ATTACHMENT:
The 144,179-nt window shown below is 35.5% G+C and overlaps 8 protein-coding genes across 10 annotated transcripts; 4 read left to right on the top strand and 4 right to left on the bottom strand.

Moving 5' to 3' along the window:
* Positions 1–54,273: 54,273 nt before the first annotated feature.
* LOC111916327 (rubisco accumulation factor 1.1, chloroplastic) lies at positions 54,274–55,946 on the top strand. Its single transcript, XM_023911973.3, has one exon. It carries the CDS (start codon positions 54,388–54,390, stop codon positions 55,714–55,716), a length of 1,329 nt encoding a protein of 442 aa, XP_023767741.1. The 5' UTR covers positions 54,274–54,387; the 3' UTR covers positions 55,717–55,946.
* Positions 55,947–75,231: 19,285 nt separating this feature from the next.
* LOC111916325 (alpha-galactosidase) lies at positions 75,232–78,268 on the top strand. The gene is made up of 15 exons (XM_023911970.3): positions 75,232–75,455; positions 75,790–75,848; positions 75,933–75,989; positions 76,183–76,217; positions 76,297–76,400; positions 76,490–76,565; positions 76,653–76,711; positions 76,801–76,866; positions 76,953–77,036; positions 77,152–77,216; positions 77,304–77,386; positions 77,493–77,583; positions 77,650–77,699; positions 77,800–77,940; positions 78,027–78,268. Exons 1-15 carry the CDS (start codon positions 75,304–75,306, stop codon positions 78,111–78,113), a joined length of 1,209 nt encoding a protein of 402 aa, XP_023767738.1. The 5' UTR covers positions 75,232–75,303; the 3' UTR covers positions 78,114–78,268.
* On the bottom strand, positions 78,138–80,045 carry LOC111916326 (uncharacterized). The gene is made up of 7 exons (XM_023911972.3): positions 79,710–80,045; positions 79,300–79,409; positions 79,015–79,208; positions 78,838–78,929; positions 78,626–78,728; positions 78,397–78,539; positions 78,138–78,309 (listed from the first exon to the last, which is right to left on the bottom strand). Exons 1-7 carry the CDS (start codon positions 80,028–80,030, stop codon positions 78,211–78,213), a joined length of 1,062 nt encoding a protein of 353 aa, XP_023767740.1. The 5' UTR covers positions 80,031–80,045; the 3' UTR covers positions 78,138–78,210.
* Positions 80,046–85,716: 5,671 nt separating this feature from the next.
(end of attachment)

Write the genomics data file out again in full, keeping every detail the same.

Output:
The 144,179-nt window shown below is 35.5% G+C and overlaps 8 protein-coding genes across 10 annotated transcripts; 4 read left to right on the top strand and 4 right to left on the bottom strand.

Moving 5' to 3' along the window:
* Positions 1–54,273: 54,273 nt before the first annotated feature.
* LOC111916327 (rubisco accumulation factor 1.1, chloroplastic) lies at positions 54,274–55,946 on the top strand. Its single transcript, XM_023911973.3, has one exon. It carries the CDS (start codon positions 54,388–54,390, stop codon positions 55,714–55,716), a length of 1,329 nt encoding a protein of 442 aa, XP_023767741.1. The 5' UTR covers positions 54,274–54,387; the 3' UTR covers positions 55,717–55,946.
* Positions 55,947–75,231: 19,285 nt separating this feature from the next.
* LOC111916325 (alpha-galactosidase) lies at positions 75,232–78,268 on the top strand. The gene is made up of 15 exons (XM_023911970.3): positions 75,232–75,455; positions 75,790–75,848; positions 75,933–75,989; positions 76,183–76,217; positions 76,297–76,400; positions 76,490–76,565; positions 76,653–76,711; positions 76,801–76,866; positions 76,953–77,036; positions 77,152–77,216; positions 77,304–77,386; positions 77,493–77,583; positions 77,650–77,699; positions 77,800–77,940; positions 78,027–78,268. Exons 1-15 carry the CDS (start codon positions 75,304–75,306, stop codon positions 78,111–78,113), a joined length of 1,209 nt encoding a protein of 402 aa, XP_023767738.1. The 5' UTR covers positions 75,232–75,303; the 3' UTR covers positions 78,114–78,268.
* On the bottom strand, positions 78,138–80,045 carry LOC111916326 (uncharacterized). The gene is made up of 7 exons (XM_023911972.3): positions 79,710–80,045; positions 79,300–79,409; positions 79,015–79,208; positions 78,838–78,929; positions 78,626–78,728; positions 78,397–78,539; positions 78,138–78,309 (listed from the first exon to the last, which is right to left on the bottom strand). Exons 1-7 carry the CDS (start codon positions 80,028–80,030, stop codon positions 78,211–78,213), a joined length of 1,062 nt encoding a protein of 353 aa, XP_023767740.1. The 5' UTR covers positions 80,031–80,045; the 3' UTR covers positions 78,138–78,210.
* Positions 80,046–85,716: 5,671 nt separating this feature from the next.